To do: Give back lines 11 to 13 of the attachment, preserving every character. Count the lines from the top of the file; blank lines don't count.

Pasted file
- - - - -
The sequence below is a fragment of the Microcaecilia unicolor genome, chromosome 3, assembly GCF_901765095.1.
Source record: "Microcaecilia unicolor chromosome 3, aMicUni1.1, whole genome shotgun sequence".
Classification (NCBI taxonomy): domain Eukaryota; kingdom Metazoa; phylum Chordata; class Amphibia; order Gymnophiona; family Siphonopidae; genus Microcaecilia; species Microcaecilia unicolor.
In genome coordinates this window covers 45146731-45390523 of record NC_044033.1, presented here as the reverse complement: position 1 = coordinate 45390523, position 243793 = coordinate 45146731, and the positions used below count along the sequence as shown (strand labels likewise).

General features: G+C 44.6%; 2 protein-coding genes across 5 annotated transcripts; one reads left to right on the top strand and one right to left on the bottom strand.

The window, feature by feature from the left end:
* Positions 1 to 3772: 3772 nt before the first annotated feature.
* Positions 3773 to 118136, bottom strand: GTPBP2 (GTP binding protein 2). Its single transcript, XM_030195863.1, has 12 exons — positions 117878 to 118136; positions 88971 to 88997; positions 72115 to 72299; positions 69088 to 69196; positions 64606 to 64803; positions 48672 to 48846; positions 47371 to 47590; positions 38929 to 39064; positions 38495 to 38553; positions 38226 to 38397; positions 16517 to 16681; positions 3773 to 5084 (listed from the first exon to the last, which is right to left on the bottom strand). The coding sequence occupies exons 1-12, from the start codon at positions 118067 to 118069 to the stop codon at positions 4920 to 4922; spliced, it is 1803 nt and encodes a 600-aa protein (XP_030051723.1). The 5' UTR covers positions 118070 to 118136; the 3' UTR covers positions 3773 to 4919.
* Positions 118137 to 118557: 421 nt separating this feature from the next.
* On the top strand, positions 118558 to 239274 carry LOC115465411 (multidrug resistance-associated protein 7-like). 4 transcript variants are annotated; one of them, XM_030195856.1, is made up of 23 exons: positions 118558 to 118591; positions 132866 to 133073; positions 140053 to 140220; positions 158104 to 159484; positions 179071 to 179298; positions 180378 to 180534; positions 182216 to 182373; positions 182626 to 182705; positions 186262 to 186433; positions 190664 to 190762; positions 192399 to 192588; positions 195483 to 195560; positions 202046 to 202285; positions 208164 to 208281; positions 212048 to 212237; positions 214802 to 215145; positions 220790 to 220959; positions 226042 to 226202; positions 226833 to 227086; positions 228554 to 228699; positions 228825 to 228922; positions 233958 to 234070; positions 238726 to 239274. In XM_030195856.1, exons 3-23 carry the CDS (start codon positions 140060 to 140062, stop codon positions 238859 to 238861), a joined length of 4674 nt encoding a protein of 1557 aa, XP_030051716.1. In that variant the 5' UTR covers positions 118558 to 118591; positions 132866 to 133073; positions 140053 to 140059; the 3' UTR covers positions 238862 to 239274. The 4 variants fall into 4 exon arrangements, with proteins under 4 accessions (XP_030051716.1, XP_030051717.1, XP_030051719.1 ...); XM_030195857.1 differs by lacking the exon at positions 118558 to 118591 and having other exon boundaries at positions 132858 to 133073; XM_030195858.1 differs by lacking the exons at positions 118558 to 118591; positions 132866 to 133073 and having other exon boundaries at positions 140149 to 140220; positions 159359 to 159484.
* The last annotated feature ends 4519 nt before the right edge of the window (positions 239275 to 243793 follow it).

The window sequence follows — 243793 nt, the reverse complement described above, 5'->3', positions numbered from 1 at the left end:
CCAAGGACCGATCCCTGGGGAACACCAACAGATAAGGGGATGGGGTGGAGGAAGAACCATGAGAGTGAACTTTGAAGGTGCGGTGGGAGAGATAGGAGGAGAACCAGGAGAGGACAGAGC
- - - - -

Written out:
* The last annotated feature ends 4519 nt before the right edge of the window (positions 239275 to 243793 follow it).

The window sequence follows — 243793 nt, the reverse complement described above, 5'->3', positions numbered from 1 at the left end:
CCAAGGACCGATCCCTGGGGAACACCAACAGATAAGGGGATGGGGTGGAGGAAGAACCATGAGAGTGAACTTTGAAGGTGCGGTGGGAGAGATAGGAGGAGAACCAGGAGAGGACAGAGC